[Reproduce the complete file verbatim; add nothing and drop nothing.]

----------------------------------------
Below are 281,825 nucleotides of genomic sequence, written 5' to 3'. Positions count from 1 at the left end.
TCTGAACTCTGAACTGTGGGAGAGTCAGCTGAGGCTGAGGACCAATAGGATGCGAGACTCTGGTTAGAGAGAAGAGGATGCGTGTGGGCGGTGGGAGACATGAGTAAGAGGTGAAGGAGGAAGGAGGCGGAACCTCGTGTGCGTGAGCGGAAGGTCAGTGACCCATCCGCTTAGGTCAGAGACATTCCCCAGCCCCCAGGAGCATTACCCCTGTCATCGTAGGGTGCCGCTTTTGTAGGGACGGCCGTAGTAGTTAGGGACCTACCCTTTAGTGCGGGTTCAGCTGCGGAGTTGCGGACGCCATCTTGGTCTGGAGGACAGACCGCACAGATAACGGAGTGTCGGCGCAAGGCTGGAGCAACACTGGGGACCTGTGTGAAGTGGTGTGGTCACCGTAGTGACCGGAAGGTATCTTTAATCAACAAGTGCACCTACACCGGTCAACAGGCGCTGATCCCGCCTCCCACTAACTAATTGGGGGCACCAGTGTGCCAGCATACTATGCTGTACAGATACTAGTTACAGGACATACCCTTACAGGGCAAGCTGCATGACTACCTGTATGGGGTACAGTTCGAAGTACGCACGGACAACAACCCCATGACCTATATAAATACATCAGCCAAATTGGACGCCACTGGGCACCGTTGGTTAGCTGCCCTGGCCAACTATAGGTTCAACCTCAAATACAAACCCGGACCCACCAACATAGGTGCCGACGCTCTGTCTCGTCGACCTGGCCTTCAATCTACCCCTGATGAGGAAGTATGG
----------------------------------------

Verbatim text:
Below are 281,825 nucleotides of genomic sequence, written 5' to 3'. Positions count from 1 at the left end.
TCTGAACTCTGAACTGTGGGAGAGTCAGCTGAGGCTGAGGACCAATAGGATGCGAGACTCTGGTTAGAGAGAAGAGGATGCGTGTGGGCGGTGGGAGACATGAGTAAGAGGTGAAGGAGGAAGGAGGCGGAACCTCGTGTGCGTGAGCGGAAGGTCAGTGACCCATCCGCTTAGGTCAGAGACATTCCCCAGCCCCCAGGAGCATTACCCCTGTCATCGTAGGGTGCCGCTTTTGTAGGGACGGCCGTAGTAGTTAGGGACCTACCCTTTAGTGCGGGTTCAGCTGCGGAGTTGCGGACGCCATCTTGGTCTGGAGGACAGACCGCACAGATAACGGAGTGTCGGCGCAAGGCTGGAGCAACACTGGGGACCTGTGTGAAGTGGTGTGGTCACCGTAGTGACCGGAAGGTATCTTTAATCAACAAGTGCACCTACACCGGTCAACAGGCGCTGATCCCGCCTCCCACTAACTAATTGGGGGCACCAGTGTGCCAGCATACTATGCTGTACAGATACTAGTTACAGGACATACCCTTACAGGGCAAGCTGCATGACTACCTGTATGGGGTACAGTTCGAAGTACGCACGGACAACAACCCCATGACCTATATAAATACATCAGCCAAATTGGACGCCACTGGGCACCGTTGGTTAGCTGCCCTGGCCAACTATAGGTTCAACCTCAAATACAAACCCGGACCCACCAACATAGGTGCCGACGCTCTGTCTCGTCGACCTGGCCTTCAATCTACCCCTGATGAGGAAGTATGG